Anyway, I do appreciate the thoughtful comments from everyone. Glad that people are giving honest opinions, and not just knee-jerk reactions.
     
  9. Hellhammer Moderator

    Hellhammer

    Staff Member

    Joined:
    Dec 10, 2008
    Location:
    Finland
    #9
    What iMac does she have? Photoediting, even heavy editing, isn't that heavy actually so would a Mini be ok for you? You could download the trial of Lightroom to her iMac and transfer some photos to see is it fast enough and then buy a Mac with about the same specs (Mini or low-end iMac).

    Of course i5 is good but you won't need it so as you already have a monitor, Mini will likely be okay for you
     
  10. vini-vidi-vici thread starter macrumors 6502

    Joined:
    Jan 7, 2010
    #10
    Well, what I do is heavier than you might think... delays of even a few seconds an image add up to quite a bit. From what I read on-line, the i7 would be worth the $. Plus, I might be drifting into video... which is heavier still.

    Ideally, I'd love the chance to "rent" the iMac I want (or one close to it), so I can try it out for a couple weeks... with the rental fee going toward the purchase price. I don't know if this is possible though. It's something that camera shops offer with expensive gear.
     
  11. wordoflife macrumors 604

    wordoflife

    Joined:
    Jul 6, 2009
    #11
    Nope.
    Microsoft isn't really asking you to use their software, or connect to the internet with it, or download a virus. In fact, most viruses are easily avoidable. You might want to get a better security software or something like that.

    It's not Microsoft's fault if you download something infected.
     
  12. vini-vidi-vici thread starter macrumors 6502

    Joined:
    Jan 7, 2010
    #12
    If Microsoft has a security hole in windows, it's surely their fault. And that's what happened from what I can tell... The key is that "most" viruses are easily avoidable. I'll agree on that. However, "most" is not "all". I'm very careful what I download, install and click on.

    I run bitdefender on both my machines (laptop & desktop). It can't see the virus/malware, and seemingly can't stop it or remove it. I had better luck with malwarebytes, and had to run Combofix once to clean things up.

    Trust me, I was in the camp of "you'd have to be stupid or irresponsible to get a virus/malware"... until about 2 months ago when it first happened to me.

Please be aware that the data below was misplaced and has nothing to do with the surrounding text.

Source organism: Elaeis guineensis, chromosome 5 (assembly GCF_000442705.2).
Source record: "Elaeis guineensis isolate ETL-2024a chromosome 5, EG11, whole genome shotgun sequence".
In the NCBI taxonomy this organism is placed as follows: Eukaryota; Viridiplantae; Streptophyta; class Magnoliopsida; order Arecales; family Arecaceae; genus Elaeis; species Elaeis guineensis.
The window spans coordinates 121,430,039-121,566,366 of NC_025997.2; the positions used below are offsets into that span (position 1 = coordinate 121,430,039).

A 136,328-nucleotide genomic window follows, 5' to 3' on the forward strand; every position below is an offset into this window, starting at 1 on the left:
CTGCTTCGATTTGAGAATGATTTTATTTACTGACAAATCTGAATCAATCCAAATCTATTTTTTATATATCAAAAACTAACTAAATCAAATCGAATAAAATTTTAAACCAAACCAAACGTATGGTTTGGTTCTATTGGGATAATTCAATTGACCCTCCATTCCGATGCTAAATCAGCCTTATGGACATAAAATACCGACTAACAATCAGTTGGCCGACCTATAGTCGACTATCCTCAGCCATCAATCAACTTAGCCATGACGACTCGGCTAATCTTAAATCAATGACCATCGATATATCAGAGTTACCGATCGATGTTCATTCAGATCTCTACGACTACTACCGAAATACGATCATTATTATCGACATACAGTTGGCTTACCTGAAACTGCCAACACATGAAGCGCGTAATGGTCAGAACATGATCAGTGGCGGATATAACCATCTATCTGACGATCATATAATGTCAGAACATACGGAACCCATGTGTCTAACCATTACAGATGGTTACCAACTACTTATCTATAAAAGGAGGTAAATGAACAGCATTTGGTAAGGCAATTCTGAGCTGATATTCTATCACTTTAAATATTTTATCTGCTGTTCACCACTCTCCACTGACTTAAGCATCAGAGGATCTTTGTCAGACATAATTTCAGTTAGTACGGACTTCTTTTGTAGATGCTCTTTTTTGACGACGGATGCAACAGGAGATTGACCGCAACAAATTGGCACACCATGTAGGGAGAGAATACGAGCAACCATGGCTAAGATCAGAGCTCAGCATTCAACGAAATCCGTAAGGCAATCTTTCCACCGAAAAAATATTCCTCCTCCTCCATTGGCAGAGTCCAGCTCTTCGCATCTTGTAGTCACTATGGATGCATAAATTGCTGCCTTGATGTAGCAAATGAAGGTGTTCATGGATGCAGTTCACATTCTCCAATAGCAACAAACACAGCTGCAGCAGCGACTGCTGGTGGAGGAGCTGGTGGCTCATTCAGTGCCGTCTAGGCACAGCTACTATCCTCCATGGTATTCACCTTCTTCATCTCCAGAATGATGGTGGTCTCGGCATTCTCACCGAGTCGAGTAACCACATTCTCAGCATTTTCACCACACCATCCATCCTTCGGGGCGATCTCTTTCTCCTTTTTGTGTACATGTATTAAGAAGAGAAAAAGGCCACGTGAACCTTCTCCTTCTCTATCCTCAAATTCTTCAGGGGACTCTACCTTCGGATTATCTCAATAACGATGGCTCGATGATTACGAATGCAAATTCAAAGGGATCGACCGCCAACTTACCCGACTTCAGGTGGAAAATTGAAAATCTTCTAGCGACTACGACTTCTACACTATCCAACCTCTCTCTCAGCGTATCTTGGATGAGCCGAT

If I buy a car, I don't have to go buy the locks & safety equipment separately. They just come with it. Same should go with computer software, and any other product.
     
  13. Hellhammer Moderator

    Hellhammer

    Staff Member

    Joined:
    Dec 10, 2008
    Location:
    Finland
    #13
    Try http://free.avg.com/gb-en/homepage

    It's free but I've used it for years in my Windows machines without any issues. It's very light but does its job.

    Also, many viruses comes through e.g. Adobe Flash, MSN, emails etc, they are not MS's fault. Hackers are always ahead of MS and other developers and there is no "secure" OS.

    OS X has actually poorer security than Windows but the fact that there are less users of OS X makes it worse "market" for malware.

    Usually the real issue is between the chair and keyboard because he is the one who actually clicked OK... ;)
     
  14. vini-vidi-vici thread starter macrumors 6502

    Joined:
    Jan 7, 2010
    #14
    I might give that a try... thanks.

    Yes, I realize that OS X could be susceptible to malware/viruses as well... maybe if I switch, I'll be in the same pickle in 5 years.

    I believe my problems started with a flash pop-up that looked exactly like a windows system warning - pixel for pixel. But, my clicking on the little red X to kill the window is what actually activated it. Since then, I kill the process instead when I see things that are suspicious. I'm usually quite good at picking these things out, but not in this one case. My hunch is that it popped a hole in my system security somewhere that has left me open to less sophisticated attacks that I get from time to time.

    My problem with this is that I shouldn't have to be a technology expert to use my computer (just like I shouldn't have to be a mechanic to drive a car). I've spent waaaaay too much time on this, and my time is valuable to me. Perhaps it'd be better to hire my own IT guy, who knows. that seems crazy too. I just wonder what happens to the masses of people who aren't at all sophisticated with how they manage their technology? No wonder the world is filled with bots.
     
  15. wordoflife macrumors 604

    wordoflife

    Joined:
    Jul 6, 2009
    #15
    I agree, security holes are faults of Microsoft, but they do fix it. There are also security flaws with OS X too. By the way, I've never heard of those security softwares. If I were you, I'd go with something well known such as McAfee, or Norton - as they do an excellent job. Some programs detect some things that other programs don't, and viseversa. That's basically what those PC technicians do. They load up a couple "best of the best" softwares, to try to get as much as they can. Now, I'm not telling anyone to download 20 different programs. I myself wouldn't even do that.